"[This] first volume . . . covers the first three years of Madison's retirement and offers an invaluable insight into his thinking and activities during this time. Like Washington and Jefferson before him, Madison retired from the presidency to his beloved agricultural pursuits. Madison was, according to Jefferson, 'the best farmer in the world,' . . . this first volume [is] a magnificent resource for understanding Madison and his world."
"The first volume of the Retirement Series . . . is perhaps the richest volume yet of any in The Papers of James Madison for revealing Madison the human being and 'Father of the Constitution,' second only to Washington as a Founder of the nation and, by 1817, preeminent as an officer in guiding and securing its existence. . . . Madison was a very active elder statesman. . . . The papers in this volume show . . . clearly . . . how the twenty-four years of Jeffersonian Republican leadership (1801-1825) were a deliberate, self-conscious, and unified effort to work out in practice a republican ideology of self-government for the new nation."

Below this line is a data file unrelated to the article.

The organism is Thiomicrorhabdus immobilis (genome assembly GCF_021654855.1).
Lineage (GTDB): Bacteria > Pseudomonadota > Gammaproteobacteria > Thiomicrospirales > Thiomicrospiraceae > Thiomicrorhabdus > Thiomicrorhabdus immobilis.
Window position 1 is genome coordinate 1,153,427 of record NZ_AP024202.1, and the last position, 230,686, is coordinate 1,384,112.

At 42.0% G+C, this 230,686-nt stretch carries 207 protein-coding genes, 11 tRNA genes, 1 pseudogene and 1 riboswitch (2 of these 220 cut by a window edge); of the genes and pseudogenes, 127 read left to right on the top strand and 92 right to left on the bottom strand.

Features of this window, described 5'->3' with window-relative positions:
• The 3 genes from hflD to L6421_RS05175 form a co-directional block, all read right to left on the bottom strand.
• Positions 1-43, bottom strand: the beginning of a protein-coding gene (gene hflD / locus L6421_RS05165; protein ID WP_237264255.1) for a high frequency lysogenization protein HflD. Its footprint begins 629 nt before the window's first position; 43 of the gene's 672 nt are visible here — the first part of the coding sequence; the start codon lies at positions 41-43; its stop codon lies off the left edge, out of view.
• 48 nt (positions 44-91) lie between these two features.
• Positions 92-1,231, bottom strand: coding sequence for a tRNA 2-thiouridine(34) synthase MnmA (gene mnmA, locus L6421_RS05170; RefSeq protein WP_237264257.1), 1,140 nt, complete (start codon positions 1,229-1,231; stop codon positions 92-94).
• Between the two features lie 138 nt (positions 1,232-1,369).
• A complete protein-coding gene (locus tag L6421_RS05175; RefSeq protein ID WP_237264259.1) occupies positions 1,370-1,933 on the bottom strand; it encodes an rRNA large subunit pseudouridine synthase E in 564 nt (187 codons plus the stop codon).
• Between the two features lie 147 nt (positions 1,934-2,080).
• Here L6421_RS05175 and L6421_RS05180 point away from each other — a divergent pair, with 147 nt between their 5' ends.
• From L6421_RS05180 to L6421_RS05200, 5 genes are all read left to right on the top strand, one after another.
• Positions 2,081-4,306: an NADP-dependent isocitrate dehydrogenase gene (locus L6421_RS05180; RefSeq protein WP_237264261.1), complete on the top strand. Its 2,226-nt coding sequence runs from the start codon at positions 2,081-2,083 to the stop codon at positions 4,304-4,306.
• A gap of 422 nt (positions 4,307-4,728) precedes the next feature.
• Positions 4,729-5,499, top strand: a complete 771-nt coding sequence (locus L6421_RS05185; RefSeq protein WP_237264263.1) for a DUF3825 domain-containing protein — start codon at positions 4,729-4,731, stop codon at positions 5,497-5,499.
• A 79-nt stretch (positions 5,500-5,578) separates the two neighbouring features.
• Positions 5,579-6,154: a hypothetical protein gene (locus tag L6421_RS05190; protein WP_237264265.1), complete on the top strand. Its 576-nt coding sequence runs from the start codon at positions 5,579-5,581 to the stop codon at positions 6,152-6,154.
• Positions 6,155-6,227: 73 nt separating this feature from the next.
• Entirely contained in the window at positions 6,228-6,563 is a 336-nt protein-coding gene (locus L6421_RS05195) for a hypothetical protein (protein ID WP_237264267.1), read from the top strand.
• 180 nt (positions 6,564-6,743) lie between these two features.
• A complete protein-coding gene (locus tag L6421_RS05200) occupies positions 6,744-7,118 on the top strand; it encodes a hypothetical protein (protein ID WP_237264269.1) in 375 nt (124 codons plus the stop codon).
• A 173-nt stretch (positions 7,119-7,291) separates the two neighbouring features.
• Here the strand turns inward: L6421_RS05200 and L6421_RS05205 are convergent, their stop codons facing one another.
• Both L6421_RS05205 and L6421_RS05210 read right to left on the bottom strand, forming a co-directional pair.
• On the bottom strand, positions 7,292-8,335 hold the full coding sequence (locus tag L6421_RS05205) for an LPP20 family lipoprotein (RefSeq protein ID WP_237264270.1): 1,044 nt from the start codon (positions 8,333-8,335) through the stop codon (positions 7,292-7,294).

The Papers of James Madison, Digital Edition
"The Digital Edition offers the same content as the print, plus a powerful search capability, with hundreds of linked cross-references, a subject index, and explanatory notes. Using the Compass search tool, researchers may toggle among the letters, documents, and other writings, and make use of a hierarchical and chronological layout. With a Rotunda subscription package, researchers may interact with companion-founders and their papers on a common platform. The functionality of this database is commendable. This superb primary research collection will only increase in usefulness as the papers projects slowly come to completion. Summing Up: Highly recommended."